Indiana Soybeans Drying Down Too Fast Weekend rains brought the Hoosier harvest to a halt, but a dry week ahead will let combines roll again. The Indiana corn harvest is 29% complete with soybeans 41% harvested in the state. Nationally, corn is 27% harvested and soybeans 42% harvested, according to the latest crop update from the USDA. Facebook Twitter Previous articleIndiana Harvest Pace Continues Fast With Dry WeatherNext articleTPP Trade Agreement Reached Gary Truitt Facebook Twitter SHARE Indiana Soybeans Drying Down Too Fast Corn moisture levels are also falling fast, averaging in the 14% to 16% range. Bush said, despite shallow roots and nitrogen loss, the corn crop is actually holding up pretty well, “We have had some wind blow through here in SE Indiana but the crops are still standing.” He said the stalks are weak and urges growers to harvest as soon as possible, “I don’t think this crop can stand past Halloween.”Hoosier Ag Today meteorologist Ryan Martin says that most of this week will be dry and that most of October will let the harvest roll with only minor interruptions, “We have a minor little system coming through for the 14th – 15th that may be worth up to 0.25” and 50% coverage. Then, we have a much bigger and more impressive front for the 17th-18th that can bring 0.50″ to 1.5” rains and 100% coverage. But…with that system being so far out in the forecast pattern, we also expect that rain coverage and those amounts to be dramatically different once we get to the actual arrival.” Martin says he sees no early frost for Indiana, “We see no major cold snaps coming anytime soon.” By Gary Truitt – Oct 5, 2015 Home Indiana Agriculture News Indiana Soybeans Drying Down Too Fast Brian BushBrian Bush, with DuPont Pioneer, says fields in SE Indiana have been drying down almost too quickly, “There are some soybean fields that are at 8% moisture, and when they get that dry you are giving away yield.” As for the soybean yields, whole field yields are not too bad. “You need to look at the whole field average,” said Bush. “Some places in the field you will get 80 bpa, but then in the washed out places it is zero. I think on average most soybean fields are yielding in the mid 50 bpa range.” Bush said, without the washed out sections, it would have been an outstanding harvest. SHARE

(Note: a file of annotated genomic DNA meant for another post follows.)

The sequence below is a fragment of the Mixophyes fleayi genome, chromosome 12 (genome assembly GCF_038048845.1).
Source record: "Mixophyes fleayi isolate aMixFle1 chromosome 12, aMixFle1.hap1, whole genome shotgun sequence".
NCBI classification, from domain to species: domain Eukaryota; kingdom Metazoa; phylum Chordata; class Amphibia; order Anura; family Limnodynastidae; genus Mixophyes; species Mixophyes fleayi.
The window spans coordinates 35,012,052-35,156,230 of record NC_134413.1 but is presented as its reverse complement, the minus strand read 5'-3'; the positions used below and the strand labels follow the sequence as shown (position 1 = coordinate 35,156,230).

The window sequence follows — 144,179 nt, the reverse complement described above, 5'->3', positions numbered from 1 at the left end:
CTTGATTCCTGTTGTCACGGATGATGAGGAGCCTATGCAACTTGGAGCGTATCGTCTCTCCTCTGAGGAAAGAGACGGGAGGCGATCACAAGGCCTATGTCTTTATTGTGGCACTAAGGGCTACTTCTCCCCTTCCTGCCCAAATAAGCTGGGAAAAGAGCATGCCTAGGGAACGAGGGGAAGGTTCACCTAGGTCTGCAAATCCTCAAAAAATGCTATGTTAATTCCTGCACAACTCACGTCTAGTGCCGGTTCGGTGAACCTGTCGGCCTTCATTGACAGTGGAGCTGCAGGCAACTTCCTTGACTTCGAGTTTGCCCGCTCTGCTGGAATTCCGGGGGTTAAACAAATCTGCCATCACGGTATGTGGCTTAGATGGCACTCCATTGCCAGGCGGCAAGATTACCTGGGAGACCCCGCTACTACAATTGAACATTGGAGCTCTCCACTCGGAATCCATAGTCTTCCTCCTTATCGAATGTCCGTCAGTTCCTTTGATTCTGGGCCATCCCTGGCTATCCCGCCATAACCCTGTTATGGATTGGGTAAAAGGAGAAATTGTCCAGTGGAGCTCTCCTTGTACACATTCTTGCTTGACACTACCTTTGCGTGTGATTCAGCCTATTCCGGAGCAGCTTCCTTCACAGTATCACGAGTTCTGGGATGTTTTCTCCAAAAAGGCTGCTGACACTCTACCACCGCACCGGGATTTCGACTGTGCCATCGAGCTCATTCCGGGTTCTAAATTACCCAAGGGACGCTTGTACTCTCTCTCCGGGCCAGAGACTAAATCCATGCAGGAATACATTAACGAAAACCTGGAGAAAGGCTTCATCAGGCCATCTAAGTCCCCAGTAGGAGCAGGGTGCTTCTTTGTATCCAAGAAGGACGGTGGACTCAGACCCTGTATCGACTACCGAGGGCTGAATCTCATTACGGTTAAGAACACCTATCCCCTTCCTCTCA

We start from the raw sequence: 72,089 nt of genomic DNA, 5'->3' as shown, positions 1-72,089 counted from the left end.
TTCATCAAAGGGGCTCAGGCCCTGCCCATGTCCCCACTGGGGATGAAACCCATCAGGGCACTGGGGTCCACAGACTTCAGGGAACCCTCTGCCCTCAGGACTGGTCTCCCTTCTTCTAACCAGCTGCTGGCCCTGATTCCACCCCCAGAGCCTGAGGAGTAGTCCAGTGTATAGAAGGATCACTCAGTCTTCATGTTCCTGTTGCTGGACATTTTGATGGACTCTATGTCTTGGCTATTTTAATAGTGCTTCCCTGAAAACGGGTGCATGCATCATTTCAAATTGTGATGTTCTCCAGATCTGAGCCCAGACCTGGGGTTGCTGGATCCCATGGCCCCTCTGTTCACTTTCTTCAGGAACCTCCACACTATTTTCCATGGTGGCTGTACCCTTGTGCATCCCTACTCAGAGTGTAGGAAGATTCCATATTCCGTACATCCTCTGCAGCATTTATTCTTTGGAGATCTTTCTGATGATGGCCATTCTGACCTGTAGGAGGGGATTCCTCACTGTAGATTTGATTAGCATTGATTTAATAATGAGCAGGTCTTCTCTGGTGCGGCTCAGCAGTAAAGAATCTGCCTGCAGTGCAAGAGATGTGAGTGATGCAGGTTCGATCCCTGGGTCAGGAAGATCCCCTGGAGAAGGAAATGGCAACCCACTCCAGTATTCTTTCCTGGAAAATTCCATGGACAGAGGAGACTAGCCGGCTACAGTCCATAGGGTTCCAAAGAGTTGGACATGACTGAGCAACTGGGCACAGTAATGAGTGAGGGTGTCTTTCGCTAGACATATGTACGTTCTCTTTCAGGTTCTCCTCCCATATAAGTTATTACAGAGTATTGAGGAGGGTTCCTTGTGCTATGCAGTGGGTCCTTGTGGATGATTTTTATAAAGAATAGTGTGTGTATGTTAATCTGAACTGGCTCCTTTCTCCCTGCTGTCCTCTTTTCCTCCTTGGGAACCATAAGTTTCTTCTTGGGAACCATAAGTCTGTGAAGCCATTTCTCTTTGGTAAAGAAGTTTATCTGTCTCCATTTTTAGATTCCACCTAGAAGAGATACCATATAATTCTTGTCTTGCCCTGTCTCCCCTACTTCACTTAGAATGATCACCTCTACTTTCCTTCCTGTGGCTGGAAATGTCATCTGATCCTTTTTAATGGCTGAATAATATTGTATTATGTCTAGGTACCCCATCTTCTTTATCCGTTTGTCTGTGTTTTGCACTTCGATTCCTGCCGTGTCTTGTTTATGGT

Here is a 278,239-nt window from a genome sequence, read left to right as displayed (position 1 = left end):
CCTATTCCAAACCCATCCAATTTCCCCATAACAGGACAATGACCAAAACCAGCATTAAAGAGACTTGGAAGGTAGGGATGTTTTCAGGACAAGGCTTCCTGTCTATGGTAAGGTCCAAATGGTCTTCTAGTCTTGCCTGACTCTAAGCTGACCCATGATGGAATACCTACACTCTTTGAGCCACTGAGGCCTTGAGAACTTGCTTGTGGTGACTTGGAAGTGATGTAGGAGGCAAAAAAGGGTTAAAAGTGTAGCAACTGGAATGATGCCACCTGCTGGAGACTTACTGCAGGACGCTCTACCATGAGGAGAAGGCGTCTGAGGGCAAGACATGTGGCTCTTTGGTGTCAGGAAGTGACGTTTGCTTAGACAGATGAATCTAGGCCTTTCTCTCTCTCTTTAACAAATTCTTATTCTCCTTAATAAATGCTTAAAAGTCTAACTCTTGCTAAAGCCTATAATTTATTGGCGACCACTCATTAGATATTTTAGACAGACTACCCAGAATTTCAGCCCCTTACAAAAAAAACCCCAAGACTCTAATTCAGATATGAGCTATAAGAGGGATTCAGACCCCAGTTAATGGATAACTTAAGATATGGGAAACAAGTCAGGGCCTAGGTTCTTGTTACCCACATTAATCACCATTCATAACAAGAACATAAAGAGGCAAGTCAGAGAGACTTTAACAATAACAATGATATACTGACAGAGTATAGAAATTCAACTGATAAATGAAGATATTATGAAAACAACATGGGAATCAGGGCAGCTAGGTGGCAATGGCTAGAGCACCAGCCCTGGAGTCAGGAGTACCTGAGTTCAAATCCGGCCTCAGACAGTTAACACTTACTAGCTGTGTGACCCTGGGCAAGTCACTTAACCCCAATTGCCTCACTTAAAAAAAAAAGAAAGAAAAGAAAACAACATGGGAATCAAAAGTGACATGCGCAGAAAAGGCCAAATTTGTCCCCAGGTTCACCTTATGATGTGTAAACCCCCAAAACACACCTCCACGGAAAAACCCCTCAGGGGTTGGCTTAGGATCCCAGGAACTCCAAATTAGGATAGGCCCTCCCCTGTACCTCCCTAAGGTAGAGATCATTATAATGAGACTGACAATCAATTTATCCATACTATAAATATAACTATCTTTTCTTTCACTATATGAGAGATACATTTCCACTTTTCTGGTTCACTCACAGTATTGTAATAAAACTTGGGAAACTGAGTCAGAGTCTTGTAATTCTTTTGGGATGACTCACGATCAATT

Good afternoon everyone – and welcome.It’s great to see so many of you here.So thanks for coming along today (24 May 2018).Precisely 50 years ago, Harold Wilson’s government set up the Roskill Commission.Tasked with finding the best place to build a new 4-runway airport for south-east England.They weren’t the first to consider the issue.And they certainly weren’t the last.Yet half a century later…Despite countless consultations, inquiries, commissions, reports and white papers…The key question of how we secure our long-term hub capacity in the south-east…And maintain London’s position as one of the best connected cities in the world…Remains unanswered.But today as the government makes its final considerations ahead of a likely vote in Parliament this summer on the new runway at Heathrow.We are closer than ever before to providing that answer…And delivering the long-term capacity…That passengers need…That airlines need…That London needs…And that the whole country needs.I cannot of course pre-empt the government’s final decision.That will come after carefully considering all the consultation responses and the Transport Committee’s recommendations.But if we do lay a final version of the Airports National Policy Statement (NPS) for a vote in Parliament, it is vital we build the necessary support.The next few weeks are therefore crucial.They are the culmination of a massive amount of work.Not just by Heathrow, but by government, by the Airports Commission, and the wider aviation industry – over many years.The public consultations alone prompted over 80,000 responses.But that doesn’t mean we can’t continue to build support for the project at this late stage.No matter how familiar we are with its benefits…It is absolutely vital that we keep articulating the case for the proposed runway…Getting our messages across to those who may be unaware of the huge economic implications of this decision.Above all, this is a decision that should be taken in the national interest.A massive infrastructure scheme that would create tens of thousands of local jobs and apprenticeships.And very many more in the wider economy.That would increase choice and value, with cheaper fares and fewer delays for passengers.And that would boost domestic connections.Plugging every region of Britain into the global economy.But Parliamentary support is far from a done deal.I cannot stress that enough.So over the coming days and weeks, we must continue to hammer home our message.Why new hub capacity is so important to Britain.With Heathrow already losing ground to competitors like Paris, Amsterdam and Dubai.And with demand for air travel growing even faster than we thought a few years ago.We need to make clear the implications if Heathrow cannot grow.For tourism.For inward investment.And for businesses and jobs.So I urge everyone here…In the run up to any parliamentary vote this summer, when these issues will be debated at length in the media…To give vocal support to the scheme.To explain that this is about growing in a responsible and sustainable way…In compliance with our climate change and air quality obligations…Supported by a world leading package of compensation, and measures to limit the effects on local communities.But there’s a much wider message that Heathrow expansion will send to the rest of the world.That modern Britain is open for business.That we’re a confident, growing country.And that we’re ready to embrace a truly global future post Brexit.But although the issue of capacity is at the heart of the debate, it’s important that we continue to make progress on the design and management of the proposed scheme.Back in October 2016, I commissioned the Civil Aviation Authority (CAA) to provide me with quarterly advice on how Heathrow was engaging with airlines.Also known as the CAA’s “section 16 commission”.Through this formal engagement, Heathrow identified possible savings of up to £2.5 billion.Evidence that the process was achieving its main aims.But that finished last month.So today I can announce that I am recommissioning this formal arrangement.The successor to the section 16 commission.So if the NPS proceeds.The CAA will continue to oversee engagement between airlines and Heathrow until a formal planning application is made.And once again report back to me on the quality of the discussions.With extra independent scrutiny also being given by industry experts.This time, I really want to challenge the industry to focus on 4 key areas.Costs.Consumers.Value for money.And inclusivity – so discussions aren’t limited to the same organisations and companies as last time.Let me take each of those in turn.First, costs.It remains one of my fundamental priorities to deliver the ambition I set in 2016 – to keep airport charges as close as possible to current levels.So price increases are not passed on to airlines, and ultimately consumers.I welcomed the confirmation that all parties are working towards this ambition.The CAA will continue to report to me on progress towards the shared goal of expansion at the right cost.And it has powers to ensure the scheme is fairly priced.It’s also important that airport expansion works for consumers.I want the interests of current and future airport users to shape the plans.So the CAA will help champion customers during the discussions…Both passengers and freight…Reflecting its main statutory duty within the Civil Aviation Act.Of course we recognise that there’s little point in choosing the cheapest possible option if it is not going to benefit consumers.But equally Heathrow’s customers should not pay for a ‘gold plated’ solution.That’s why I welcomed Heathrow’s search for commercial delivery partners.And while this must not delay progress, we should all be open minded to ideas that could benefit the consumer.So the expansion of the airport must provide value for money to every party.And I’ll be looking for evidence of this in the CAA’s reports.One way we can achieve this.And encourage competition in the market.Is to have more airlines represented during the formal engagement process.Previously, discussions just featured carriers holding current slots at Heathrow.This time round, we will include new and growing airlines…Widening the debate…And ensuring that the views of future customers are also reflected.Finally, several leading industry figures are reviewing work undertaken so far.To keep costs and project management carefully under the spotlight.This will help us judge performance and efficiency, and ensure that the any scheme meets the challenges I’ve spoken about today.So to sum up.A thriving and successful aviation sector is fundamental to our modern economy.But our main hub airport is now full.And expansion is long overdue.I believe that a failure on behalf of government and Parliament to reach a final decision would be an act of national self sabotage.If we fail to act this time, who knows when we’ll next get an opportunity?How long would we have to wait to get this far again?And what message would that send about our ambitions for Britain’s future?It is time to settle – once and for all – a debate which governments have been wrestling with for far too long.So let’s put decades of dithering behind us.Let’s get out there and make the case.And deliver for the benefit of the whole country.Thank you.Transport Secretary challenges industry to balance expansion costs press notice, 24 May 2018